Democratic U.S. Senate nominee John Fetterman (L) and Democratic gubernatorial nominee Josh Shapiro (R) Campaign file photos
Good Friday Morning, Fellow Seekers.
As of this writing, a little more than 100 days remain until a very consequential Election Day (not that anyone’s counting …).
And to mark the occasion, Pennsylvania Democrats will kick off a statewide press blitz at Independence Hall in Philadelphia at noon today arguing that, from abortion to voters’ rights, Republicans up and down the ballot are too extreme for Keystone State voters.
“We are letting Pennsylvania voters know there is a clear choice between Republicans’ too-extreme, ultra-MAGA agenda and Democrats’ continued work to lower costs, combat inflation, and defend our healthcare and our freedoms,” state Democratic Party spokesperson Rosie Lapowsky said.
The “Too Extreme GOP,” tour, as Dems have christened it, is “another reminder to Pennsylvanians that the Republicans running in our commonwealth are working to ban abortion, end Medicare and Social Security, and raise taxes on over 35% of hardworking Pennsylvanians. We will stop them at the ballot box,” Lapowsky said.
According to a schedule obtained by the Capital-Star, the tour will make stops next in week in Scranton, Pittsburgh and State College.
Friday’s event in Philadelphia will feature appearances by Pennsylvania Democratic Party Chairperson Sharif Street, U.S. Rep. Dwight Evans, D-3rd District; Philadelphia City Councilmember Allan Domb; state Sen. Nikil Saval, state Rep. Darisha Parker, state Rep. Regina Young and state Rep. Mary Isaacson, all Philadelphia Democrats.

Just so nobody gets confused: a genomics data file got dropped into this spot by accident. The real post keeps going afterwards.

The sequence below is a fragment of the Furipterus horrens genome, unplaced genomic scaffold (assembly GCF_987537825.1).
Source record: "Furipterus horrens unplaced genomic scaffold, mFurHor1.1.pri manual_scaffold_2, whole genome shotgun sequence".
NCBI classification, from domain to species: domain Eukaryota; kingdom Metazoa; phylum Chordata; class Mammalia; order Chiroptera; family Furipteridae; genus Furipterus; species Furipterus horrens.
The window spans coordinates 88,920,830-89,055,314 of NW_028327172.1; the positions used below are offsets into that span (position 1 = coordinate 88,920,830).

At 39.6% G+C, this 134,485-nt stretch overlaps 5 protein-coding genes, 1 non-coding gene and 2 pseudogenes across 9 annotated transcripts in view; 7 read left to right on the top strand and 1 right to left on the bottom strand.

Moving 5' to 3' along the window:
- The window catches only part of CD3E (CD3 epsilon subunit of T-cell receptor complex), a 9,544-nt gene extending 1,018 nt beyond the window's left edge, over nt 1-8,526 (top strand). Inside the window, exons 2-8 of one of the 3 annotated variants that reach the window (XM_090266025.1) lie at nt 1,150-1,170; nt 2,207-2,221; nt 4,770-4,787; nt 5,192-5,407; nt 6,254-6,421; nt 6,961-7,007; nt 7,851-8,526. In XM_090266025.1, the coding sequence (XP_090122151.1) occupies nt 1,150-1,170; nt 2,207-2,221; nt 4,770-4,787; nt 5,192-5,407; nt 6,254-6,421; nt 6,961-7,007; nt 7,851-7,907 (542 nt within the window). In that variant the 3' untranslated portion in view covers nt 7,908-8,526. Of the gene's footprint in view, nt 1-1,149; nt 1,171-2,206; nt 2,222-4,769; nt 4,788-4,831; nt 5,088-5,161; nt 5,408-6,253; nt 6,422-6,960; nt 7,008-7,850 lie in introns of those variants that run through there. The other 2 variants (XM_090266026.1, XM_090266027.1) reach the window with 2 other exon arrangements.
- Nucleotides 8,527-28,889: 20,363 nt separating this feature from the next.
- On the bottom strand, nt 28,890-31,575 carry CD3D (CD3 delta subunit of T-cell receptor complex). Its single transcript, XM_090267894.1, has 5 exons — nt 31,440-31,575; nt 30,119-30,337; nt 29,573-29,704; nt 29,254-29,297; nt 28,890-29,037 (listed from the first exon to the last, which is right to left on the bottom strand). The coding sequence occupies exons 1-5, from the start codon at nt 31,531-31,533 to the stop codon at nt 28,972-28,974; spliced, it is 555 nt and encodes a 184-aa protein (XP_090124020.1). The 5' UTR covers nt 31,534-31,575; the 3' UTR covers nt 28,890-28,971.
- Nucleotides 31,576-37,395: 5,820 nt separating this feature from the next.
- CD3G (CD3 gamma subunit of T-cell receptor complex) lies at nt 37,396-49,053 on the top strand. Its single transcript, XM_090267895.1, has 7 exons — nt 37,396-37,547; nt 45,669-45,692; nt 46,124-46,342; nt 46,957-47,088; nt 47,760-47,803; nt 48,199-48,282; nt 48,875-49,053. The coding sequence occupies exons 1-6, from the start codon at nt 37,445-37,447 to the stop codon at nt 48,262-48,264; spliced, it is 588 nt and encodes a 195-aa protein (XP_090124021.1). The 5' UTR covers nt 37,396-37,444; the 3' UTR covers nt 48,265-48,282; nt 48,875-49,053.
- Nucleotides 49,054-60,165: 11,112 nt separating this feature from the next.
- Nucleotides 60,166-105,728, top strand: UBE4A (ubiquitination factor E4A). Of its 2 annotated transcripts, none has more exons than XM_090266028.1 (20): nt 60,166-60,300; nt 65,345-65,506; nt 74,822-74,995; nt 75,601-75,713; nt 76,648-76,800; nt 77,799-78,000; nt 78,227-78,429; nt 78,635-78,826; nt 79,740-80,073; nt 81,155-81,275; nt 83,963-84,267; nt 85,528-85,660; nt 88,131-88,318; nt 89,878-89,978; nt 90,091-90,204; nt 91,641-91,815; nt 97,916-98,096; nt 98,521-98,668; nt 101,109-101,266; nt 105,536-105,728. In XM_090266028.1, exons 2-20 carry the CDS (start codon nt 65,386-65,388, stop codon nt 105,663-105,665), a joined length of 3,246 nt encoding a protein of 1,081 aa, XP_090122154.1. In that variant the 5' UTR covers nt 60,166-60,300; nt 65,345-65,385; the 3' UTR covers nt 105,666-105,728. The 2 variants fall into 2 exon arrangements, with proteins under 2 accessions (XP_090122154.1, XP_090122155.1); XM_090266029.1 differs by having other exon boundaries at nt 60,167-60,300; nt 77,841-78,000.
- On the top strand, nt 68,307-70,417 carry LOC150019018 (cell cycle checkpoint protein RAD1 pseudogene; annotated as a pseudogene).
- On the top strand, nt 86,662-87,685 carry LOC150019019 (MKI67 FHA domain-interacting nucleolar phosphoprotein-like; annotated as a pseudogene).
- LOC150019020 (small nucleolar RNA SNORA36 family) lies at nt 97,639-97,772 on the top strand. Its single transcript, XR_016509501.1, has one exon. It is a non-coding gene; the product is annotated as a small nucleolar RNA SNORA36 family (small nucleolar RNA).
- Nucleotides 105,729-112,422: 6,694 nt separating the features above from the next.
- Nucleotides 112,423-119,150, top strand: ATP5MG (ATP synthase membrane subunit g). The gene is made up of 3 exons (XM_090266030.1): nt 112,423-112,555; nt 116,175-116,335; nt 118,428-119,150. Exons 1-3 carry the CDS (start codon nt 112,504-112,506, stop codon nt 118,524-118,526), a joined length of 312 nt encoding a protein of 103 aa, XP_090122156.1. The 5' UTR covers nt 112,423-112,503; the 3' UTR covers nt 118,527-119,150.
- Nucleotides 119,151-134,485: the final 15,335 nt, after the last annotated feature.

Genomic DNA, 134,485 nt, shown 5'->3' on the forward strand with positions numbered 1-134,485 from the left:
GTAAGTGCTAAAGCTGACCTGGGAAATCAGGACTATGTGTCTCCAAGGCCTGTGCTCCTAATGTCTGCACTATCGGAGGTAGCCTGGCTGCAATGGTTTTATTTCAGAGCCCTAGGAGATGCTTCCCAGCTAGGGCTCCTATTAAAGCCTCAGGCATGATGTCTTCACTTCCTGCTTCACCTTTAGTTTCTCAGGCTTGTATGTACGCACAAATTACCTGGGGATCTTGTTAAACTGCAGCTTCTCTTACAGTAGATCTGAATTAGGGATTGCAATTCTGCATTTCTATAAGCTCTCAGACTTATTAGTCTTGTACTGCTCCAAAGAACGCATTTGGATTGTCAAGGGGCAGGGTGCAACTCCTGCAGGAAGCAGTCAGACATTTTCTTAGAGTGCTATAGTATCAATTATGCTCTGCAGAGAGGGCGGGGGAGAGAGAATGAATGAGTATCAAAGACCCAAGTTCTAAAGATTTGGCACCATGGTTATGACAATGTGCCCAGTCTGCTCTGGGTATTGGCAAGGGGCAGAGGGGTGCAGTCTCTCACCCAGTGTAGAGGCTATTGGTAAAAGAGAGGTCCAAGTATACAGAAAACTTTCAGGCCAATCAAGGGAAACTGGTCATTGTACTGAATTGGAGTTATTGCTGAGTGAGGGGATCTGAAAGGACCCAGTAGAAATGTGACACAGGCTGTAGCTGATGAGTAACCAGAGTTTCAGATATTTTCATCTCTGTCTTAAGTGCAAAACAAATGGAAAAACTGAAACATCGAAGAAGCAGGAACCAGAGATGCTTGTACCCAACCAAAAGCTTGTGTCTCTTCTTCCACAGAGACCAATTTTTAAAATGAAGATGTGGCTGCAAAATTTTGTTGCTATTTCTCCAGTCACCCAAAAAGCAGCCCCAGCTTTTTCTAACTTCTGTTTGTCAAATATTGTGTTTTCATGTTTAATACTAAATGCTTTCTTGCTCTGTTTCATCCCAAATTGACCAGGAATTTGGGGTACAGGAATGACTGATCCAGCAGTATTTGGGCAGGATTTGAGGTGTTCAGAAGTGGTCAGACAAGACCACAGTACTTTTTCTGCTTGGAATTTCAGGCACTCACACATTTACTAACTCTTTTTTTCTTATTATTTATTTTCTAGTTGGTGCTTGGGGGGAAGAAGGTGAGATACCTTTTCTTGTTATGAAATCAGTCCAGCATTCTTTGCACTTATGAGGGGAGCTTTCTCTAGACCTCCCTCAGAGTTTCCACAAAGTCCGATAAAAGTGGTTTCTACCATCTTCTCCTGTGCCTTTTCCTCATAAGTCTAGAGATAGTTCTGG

Democrats have been concentrating an unusual amount of both money and resources on highlighting the record and stances of hard-right Republicans.
Analysts have seen the effort as an attempt by Democrats to pick their November opponents, believing that such candidates will be easier to beat because they present such bright-line contrasts.
Current Democratic gubernatorial nominee Josh Shapiro employed a similar strategy during the May primary, running ads attacking GOP nominee Doug Mastriano, a state senator from Franklin County.
While a new poll gives Shapiro a double-digit edge over Mastriano, it’s not clear whether that approach will pay the same dividends during the general election. Shapiro has stayed on the attack this summer.
After opposing him in the spring, Republicans now appear to be warming to Mastriano, and are giving him badly needed fund-raising support, the Philadelphia Inquirer reported earlier this week.
Shapiro’s encouraging poll result “could be a sign [his] advertising is beginning to pay off,” Stephen Medvic, the director of the Center for Politics and Public Affairs at Franklin & Marshall College, told PoliticsPA. “He’s painting Mastriano as an extremist, and there hasn’t been a response from Mastriano, and it could be that voters are getting the message. Having said that, it’s too early to know for sure and I’d urge caution in interpreting these results until other polls find something similar.”
Gov. Tom Wolf filed a lawsuit Thursday against the Republican-led General Assembly over its late-night passage of a package of proposed constitutional amendments that includes a ban abortion in Pennsylvania, Peter Hall reports.
State officials and community partners gathered at the charging stations of a Sheetz gas station in Carlisle on Thursday to discuss how federal funding from the Bipartisan Infrastructure Law will be used for EV infrastructure development in Pennsylvania. Cassie Miller has the story.
Deep into their third year of fighting the COVID-19 pandemic, local and state public health workers are battered, depleted and, in many places, demoralized. And now, they face a rapidly spreading new virus: monkeypox. Michael Ollove, of Stateline.org, has the details in a special report.
Congress is staying mostly silent as states fight to contain the monkeypox outbreak, Capital-Star Washington Reporter Jennifer Shutt writes.